"Menya's Kids", on child labour in Egypt, 2013. Exhibited at the IMA. © Myriam Abdelaziz

“Menya’s Kids”, on child labour in Egypt, 2013. Exhibited at the IMA. © Myriam Abdelaziz

”Fear”, Egypt, 2015. Exhibited at the IMA. © Mouna Saboni

“Fear”, Egypt, 2015. Exhibited at the IMA. © Mouna Saboni

The Institut du Monde Arabe presents a collective exhibition with the theme “Contemporary History”. It highlights the work of 29 experienced and emerging photographic artists. The artists in question, who originate from Arab and European countries, are highly mobile. They have a strong need to experience their subject matter first hand  and train their lenses wherever they wish, and do not hesitate to step outside familiar territory. Avoiding any attempt to provide a comprehensive overview or highlight specific traits that are likely to characterise the art of photography in Arab countries, the exhibition places emphasis on the visions of the photographers: Mehdi Medacci and Lazare Djeddaoui in Syria, Amélie Debray in Palestine, Diana Matar in Libya, and Hicham Gardaf in Tangier are more than just observers. They are deeply involved with their subject matter and prefer to produce a series of images rather than a single work. Their images reflect the recent political and social history in Arab countries, and contain all the associated changes and contradictions.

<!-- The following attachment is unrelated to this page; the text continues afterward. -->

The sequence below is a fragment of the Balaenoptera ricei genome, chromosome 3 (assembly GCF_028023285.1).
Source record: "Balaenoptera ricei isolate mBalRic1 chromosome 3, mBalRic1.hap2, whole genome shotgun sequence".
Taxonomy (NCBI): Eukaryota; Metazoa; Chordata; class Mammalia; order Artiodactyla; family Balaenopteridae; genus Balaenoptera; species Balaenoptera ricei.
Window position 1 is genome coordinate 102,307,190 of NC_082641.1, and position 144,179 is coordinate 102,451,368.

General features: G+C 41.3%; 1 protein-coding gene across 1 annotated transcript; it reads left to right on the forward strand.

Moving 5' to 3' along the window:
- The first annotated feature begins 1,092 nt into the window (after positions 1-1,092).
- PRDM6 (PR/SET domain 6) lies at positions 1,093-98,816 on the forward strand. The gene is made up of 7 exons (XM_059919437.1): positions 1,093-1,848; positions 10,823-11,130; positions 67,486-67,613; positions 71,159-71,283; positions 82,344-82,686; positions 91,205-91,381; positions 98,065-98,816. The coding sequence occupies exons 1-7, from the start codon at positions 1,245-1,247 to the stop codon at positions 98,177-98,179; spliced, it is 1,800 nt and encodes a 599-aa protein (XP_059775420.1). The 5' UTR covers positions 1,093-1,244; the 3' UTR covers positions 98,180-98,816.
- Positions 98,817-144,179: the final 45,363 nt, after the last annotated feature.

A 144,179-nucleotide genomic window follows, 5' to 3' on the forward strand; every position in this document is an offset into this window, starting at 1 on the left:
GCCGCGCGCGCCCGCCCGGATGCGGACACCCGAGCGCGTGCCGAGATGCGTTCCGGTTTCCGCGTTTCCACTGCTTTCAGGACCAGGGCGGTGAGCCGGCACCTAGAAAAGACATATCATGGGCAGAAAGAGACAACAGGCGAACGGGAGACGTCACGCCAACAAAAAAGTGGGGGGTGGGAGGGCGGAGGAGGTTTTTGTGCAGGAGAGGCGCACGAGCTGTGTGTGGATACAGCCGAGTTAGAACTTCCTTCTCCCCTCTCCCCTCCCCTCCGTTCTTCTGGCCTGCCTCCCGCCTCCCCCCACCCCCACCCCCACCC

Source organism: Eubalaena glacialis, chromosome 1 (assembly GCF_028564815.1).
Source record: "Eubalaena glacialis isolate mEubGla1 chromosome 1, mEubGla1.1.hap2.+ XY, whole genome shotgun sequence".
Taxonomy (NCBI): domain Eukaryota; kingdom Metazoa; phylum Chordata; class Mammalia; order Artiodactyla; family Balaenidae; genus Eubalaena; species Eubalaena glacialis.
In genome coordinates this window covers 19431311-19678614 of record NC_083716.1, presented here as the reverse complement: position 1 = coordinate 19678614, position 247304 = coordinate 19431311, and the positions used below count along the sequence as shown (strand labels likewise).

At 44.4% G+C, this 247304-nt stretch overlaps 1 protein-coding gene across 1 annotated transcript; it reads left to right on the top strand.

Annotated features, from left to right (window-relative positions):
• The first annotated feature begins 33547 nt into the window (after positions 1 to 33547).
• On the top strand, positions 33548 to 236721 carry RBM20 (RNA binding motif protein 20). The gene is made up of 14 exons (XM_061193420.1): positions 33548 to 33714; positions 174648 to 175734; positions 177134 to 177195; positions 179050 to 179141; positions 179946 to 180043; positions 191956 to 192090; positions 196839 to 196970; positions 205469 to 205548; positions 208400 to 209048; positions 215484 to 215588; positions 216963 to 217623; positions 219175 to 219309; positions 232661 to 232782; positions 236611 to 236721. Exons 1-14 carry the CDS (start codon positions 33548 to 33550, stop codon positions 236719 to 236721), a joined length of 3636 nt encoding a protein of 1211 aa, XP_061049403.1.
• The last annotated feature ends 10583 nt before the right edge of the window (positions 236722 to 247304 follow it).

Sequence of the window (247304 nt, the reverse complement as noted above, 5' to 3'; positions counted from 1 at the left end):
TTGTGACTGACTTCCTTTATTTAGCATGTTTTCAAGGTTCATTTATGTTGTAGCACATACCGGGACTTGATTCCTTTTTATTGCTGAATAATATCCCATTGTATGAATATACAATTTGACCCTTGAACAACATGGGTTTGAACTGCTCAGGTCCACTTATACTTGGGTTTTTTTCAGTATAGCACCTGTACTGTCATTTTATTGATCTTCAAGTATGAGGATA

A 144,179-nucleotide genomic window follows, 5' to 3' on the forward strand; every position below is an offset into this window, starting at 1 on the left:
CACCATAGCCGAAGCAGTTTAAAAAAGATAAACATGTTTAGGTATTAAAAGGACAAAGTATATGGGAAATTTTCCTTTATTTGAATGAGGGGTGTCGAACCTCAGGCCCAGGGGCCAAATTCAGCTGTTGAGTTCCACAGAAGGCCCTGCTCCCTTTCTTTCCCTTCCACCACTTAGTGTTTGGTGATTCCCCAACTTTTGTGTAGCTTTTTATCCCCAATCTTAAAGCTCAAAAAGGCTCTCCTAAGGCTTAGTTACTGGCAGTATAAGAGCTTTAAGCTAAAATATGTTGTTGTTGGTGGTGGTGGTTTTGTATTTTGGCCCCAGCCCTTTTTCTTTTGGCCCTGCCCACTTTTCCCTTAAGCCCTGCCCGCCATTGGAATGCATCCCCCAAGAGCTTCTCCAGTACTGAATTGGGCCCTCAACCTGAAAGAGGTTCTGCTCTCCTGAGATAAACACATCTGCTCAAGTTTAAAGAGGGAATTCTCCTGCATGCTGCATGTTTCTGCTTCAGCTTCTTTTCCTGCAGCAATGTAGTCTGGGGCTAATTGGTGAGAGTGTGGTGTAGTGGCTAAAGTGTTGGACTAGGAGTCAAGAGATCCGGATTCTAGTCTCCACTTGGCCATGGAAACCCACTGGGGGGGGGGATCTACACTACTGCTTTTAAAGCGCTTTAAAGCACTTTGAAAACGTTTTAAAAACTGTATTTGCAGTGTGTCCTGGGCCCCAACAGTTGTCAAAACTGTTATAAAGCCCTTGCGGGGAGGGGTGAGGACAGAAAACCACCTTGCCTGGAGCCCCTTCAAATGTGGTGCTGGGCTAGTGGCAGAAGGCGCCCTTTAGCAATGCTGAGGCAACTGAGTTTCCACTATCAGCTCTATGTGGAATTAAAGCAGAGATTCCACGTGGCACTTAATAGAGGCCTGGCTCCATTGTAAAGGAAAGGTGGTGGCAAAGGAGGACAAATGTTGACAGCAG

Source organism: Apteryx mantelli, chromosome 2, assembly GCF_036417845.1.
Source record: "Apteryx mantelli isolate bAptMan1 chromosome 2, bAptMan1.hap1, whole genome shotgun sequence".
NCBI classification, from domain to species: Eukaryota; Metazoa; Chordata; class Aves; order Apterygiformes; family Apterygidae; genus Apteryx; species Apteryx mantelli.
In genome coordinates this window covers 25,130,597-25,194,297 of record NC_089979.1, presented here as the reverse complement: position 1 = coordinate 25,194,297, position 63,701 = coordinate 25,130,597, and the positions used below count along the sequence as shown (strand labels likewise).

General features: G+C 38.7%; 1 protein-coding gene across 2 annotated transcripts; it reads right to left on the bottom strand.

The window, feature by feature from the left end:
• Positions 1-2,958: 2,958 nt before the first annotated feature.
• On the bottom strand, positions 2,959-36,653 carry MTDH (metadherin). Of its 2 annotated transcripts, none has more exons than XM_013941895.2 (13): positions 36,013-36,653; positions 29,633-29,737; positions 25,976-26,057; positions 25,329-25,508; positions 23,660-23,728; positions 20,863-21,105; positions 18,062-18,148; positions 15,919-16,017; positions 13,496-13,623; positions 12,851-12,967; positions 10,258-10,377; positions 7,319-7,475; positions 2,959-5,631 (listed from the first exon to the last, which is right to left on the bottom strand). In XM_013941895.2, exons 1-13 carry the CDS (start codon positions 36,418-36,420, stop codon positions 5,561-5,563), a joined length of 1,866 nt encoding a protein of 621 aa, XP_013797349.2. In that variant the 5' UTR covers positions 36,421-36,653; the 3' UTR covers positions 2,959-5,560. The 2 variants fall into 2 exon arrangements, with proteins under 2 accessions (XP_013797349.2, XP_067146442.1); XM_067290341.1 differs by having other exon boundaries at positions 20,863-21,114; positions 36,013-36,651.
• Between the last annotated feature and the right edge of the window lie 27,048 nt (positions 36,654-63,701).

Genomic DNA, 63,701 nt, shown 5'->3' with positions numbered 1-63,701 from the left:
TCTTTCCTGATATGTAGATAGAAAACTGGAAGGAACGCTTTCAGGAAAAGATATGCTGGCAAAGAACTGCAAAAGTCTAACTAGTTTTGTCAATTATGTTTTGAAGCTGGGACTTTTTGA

Un couple regardant la mer au crépuscule, Tanger 2014 © Hicham Gardaf Courtesy Galerie 127

“Un couple regardant la mer au crépuscule” [A couple watching the sea at dusk], Tangier 2014. © Hicham Gardaf – Courtesy Galerie 127

This way, the general public will discover the wealth and diversity of the viewpoints of these artists, who work both inside and outside the Arab world. Creating a genuine visual language and observing the world from a distance, they reflect the contemporary trend in photography, which combines art with a documentary approach.

Zawiya migrant detention centre, 2014. Exhibited at the IMA. © Samuel Gratacap, Courtesy of the Galerie du Jour – Agnès b, Paris